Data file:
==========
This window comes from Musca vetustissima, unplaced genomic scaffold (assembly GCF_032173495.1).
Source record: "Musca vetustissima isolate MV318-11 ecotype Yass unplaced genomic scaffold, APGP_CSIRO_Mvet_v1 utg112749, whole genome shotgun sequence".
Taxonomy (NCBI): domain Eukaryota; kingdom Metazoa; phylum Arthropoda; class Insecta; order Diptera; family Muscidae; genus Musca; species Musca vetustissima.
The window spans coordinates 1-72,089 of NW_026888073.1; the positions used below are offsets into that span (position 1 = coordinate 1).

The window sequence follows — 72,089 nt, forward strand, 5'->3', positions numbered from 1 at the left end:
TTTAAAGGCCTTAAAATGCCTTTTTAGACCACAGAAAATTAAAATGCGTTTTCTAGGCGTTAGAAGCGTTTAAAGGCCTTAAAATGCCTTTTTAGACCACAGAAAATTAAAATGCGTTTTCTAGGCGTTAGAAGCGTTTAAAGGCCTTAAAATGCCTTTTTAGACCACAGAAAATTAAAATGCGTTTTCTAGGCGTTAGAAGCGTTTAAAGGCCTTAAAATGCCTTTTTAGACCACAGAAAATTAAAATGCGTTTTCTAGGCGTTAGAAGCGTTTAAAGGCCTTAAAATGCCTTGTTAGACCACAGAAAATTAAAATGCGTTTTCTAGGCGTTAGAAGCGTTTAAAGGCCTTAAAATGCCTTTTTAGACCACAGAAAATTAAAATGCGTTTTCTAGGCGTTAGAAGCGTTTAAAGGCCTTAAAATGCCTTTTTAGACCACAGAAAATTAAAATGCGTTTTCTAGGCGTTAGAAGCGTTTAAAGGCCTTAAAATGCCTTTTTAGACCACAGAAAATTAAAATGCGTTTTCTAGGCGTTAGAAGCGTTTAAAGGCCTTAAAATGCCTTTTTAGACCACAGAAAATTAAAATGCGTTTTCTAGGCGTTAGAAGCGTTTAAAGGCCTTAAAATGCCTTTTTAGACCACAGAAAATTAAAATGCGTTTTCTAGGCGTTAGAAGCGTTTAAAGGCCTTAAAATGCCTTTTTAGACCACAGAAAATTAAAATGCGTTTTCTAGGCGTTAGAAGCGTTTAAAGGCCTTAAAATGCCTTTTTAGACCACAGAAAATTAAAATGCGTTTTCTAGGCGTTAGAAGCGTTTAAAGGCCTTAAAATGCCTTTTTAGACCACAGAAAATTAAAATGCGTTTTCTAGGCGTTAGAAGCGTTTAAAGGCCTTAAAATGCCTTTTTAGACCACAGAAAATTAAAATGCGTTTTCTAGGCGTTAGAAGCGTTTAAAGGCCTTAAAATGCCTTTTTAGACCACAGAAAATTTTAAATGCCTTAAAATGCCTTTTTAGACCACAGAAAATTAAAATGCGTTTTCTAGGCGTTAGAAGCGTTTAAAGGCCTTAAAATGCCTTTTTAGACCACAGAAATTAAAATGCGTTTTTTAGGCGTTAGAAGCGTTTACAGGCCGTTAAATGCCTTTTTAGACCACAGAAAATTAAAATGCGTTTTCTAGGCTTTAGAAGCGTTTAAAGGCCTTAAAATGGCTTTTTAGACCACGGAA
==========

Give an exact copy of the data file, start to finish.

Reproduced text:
This window comes from Musca vetustissima, unplaced genomic scaffold (assembly GCF_032173495.1).
Source record: "Musca vetustissima isolate MV318-11 ecotype Yass unplaced genomic scaffold, APGP_CSIRO_Mvet_v1 utg112749, whole genome shotgun sequence".
Taxonomy (NCBI): domain Eukaryota; kingdom Metazoa; phylum Arthropoda; class Insecta; order Diptera; family Muscidae; genus Musca; species Musca vetustissima.
The window spans coordinates 1-72,089 of NW_026888073.1; the positions used below are offsets into that span (position 1 = coordinate 1).

The window sequence follows — 72,089 nt, forward strand, 5'->3', positions numbered from 1 at the left end:
TTTAAAGGCCTTAAAATGCCTTTTTAGACCACAGAAAATTAAAATGCGTTTTCTAGGCGTTAGAAGCGTTTAAAGGCCTTAAAATGCCTTTTTAGACCACAGAAAATTAAAATGCGTTTTCTAGGCGTTAGAAGCGTTTAAAGGCCTTAAAATGCCTTTTTAGACCACAGAAAATTAAAATGCGTTTTCTAGGCGTTAGAAGCGTTTAAAGGCCTTAAAATGCCTTTTTAGACCACAGAAAATTAAAATGCGTTTTCTAGGCGTTAGAAGCGTTTAAAGGCCTTAAAATGCCTTGTTAGACCACAGAAAATTAAAATGCGTTTTCTAGGCGTTAGAAGCGTTTAAAGGCCTTAAAATGCCTTTTTAGACCACAGAAAATTAAAATGCGTTTTCTAGGCGTTAGAAGCGTTTAAAGGCCTTAAAATGCCTTTTTAGACCACAGAAAATTAAAATGCGTTTTCTAGGCGTTAGAAGCGTTTAAAGGCCTTAAAATGCCTTTTTAGACCACAGAAAATTAAAATGCGTTTTCTAGGCGTTAGAAGCGTTTAAAGGCCTTAAAATGCCTTTTTAGACCACAGAAAATTAAAATGCGTTTTCTAGGCGTTAGAAGCGTTTAAAGGCCTTAAAATGCCTTTTTAGACCACAGAAAATTAAAATGCGTTTTCTAGGCGTTAGAAGCGTTTAAAGGCCTTAAAATGCCTTTTTAGACCACAGAAAATTAAAATGCGTTTTCTAGGCGTTAGAAGCGTTTAAAGGCCTTAAAATGCCTTTTTAGACCACAGAAAATTAAAATGCGTTTTCTAGGCGTTAGAAGCGTTTAAAGGCCTTAAAATGCCTTTTTAGACCACAGAAAATTAAAATGCGTTTTCTAGGCGTTAGAAGCGTTTAAAGGCCTTAAAATGCCTTTTTAGACCACAGAAAATTAAAATGCGTTTTCTAGGCGTTAGAAGCGTTTAAAGGCCTTAAAATGCCTTTTTAGACCACAGAAAATTTTAAATGCCTTAAAATGCCTTTTTAGACCACAGAAAATTAAAATGCGTTTTCTAGGCGTTAGAAGCGTTTAAAGGCCTTAAAATGCCTTTTTAGACCACAGAAATTAAAATGCGTTTTTTAGGCGTTAGAAGCGTTTACAGGCCGTTAAATGCCTTTTTAGACCACAGAAAATTAAAATGCGTTTTCTAGGCTTTAGAAGCGTTTAAAGGCCTTAAAATGGCTTTTTAGACCACGGAA